Health-care workers are not denying care to unvaccinated patients, even though, ironically, many told me they’ve been accused of doing so by not prescribing ivermectin or hydroxychloroquine, which are ineffective against COVID but are often wrongly billed as lifesavers. Still, I ran this argument past several ethicists, clinicians, and public-health practitioners. Many of them sympathized with the exasperation and fear behind the sentiment. But all of them said that it was an awful idea—unethical, impractical, and founded on a shallow understanding of why some people remain unvaccinated.

Thursday, January 06, 2022

Advance Directives: 1. Do They Work? 2. Is There Something Better?


1. Not particularly well, except in the few cases where they do.

2. Talking is an essential, and often overlooked, aspect of advance care planning. In my talks to community groups, my advice is this: If you were forced to choose between executing the documents (e.g., living will, medical power of attorney) and discussing your values and preferences with family and physicians, you should choose the latter. Checking off a few boxes and affixing your signature to a document is seldom the panacea we think it will be. Of course, it's a false choice and you can do both.

3. Essential reading: (a) An essay in the Jan. 3 New York Times by physician Daniela Lamas. (2) A balanced and fair piece in Kaiser Health News this morning (reprinted with permission):

A New Paradigm Is Needed: Top Experts Question the Value of Advance Care Planning

For decades, Americans have been urged to fill out documents specifying their end-of-life wishes before becoming terminally ill — living wills, do-not-resuscitate orders, and other written materials expressing treatment preferences.

Now, a group of prominent experts is saying those efforts should stop because they haven’t improved end-of-life care.

“Decades of research demonstrate advance care planning doesn’t work. We need a new paradigm,” said Dr. R. Sean Morrison, chair of geriatrics and palliative medicine at the Icahn School of Medicine at Mount Sinai in New York and a co-author of a recent opinion piece advancing this argument in JAMA.

“A great deal of time, effort, money, blood, sweat and tears have gone into increasing the prevalence of advance care planning, but the evidence is clear: It doesn’t achieve the results that we hoped it would,” said Dr. Diane Meier, founder of the Center to Advance Palliative Care, a professor at Mount Sinai and co-author of the opinion piece. Notably, advance care planning has not been shown to ensure that people receive care consistent with their stated preferences — a major objective.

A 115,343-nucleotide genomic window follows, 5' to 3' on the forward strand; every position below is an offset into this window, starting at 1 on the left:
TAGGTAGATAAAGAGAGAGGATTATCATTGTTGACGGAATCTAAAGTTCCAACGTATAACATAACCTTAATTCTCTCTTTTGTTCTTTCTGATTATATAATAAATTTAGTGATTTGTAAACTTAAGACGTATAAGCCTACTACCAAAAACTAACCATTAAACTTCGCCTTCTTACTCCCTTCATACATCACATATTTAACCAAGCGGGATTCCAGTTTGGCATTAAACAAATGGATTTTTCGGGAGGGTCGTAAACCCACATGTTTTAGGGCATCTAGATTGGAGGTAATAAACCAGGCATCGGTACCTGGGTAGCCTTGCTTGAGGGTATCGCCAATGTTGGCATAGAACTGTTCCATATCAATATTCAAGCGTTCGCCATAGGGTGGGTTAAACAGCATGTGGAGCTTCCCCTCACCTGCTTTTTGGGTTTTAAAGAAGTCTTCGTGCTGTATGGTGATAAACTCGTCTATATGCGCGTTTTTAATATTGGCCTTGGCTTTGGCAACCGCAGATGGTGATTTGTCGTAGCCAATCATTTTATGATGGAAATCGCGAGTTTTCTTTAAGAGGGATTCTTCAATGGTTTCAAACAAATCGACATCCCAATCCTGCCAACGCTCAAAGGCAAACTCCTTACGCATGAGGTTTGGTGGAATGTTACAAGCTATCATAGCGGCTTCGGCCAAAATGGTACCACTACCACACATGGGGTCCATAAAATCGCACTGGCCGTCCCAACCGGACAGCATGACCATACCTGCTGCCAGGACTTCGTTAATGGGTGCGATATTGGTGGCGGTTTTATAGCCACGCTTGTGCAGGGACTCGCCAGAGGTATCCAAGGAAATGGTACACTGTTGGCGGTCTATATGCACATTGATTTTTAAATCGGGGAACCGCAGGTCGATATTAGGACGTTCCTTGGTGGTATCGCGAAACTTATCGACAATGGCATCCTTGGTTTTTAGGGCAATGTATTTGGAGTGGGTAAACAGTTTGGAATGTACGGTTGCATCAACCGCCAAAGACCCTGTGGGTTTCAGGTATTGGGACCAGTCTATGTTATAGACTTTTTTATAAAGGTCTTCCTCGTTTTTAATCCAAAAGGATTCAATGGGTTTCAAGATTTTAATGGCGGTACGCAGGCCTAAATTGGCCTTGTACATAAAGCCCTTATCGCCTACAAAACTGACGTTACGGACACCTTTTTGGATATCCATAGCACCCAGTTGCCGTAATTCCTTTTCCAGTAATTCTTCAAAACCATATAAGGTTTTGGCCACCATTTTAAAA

“We’re saying stop trying to anticipate the care you might want in hypothetical future scenarios,” said Dr. James Tulsky, who is chair of the department of psychosocial oncology and palliative care at the Dana-Farber Cancer Institute in Boston and collaborated on the article. “Many highly educated people think documents prepared years in advance will protect them if they become incapacitated. They won’t.”

The reasons are varied and documented in dozens of research studies: People’s preferences change as their health status shifts; forms offer vague and sometimes conflicting goals for end-of-life care; families, surrogates and clinicians often disagree with a patient’s stated preferences; documents aren’t readily available when decisions need to be made; and services that could support a patient’s wishes — such as receiving treatment at home — simply aren’t available.

But this critique of advance care planning is highly controversial and has received considerable pushback.

Advance care planning has evolved significantly in the past decade and the focus today is on conversations between patients and clinicians about patients’ goals and values, not about completing documents, said Dr. Rebecca Sudore, a professor of geriatrics and director of the Innovation and Implementation Center in Aging and Palliative Care at the University of California-San Francisco. This progress shouldn’t be discounted, she said.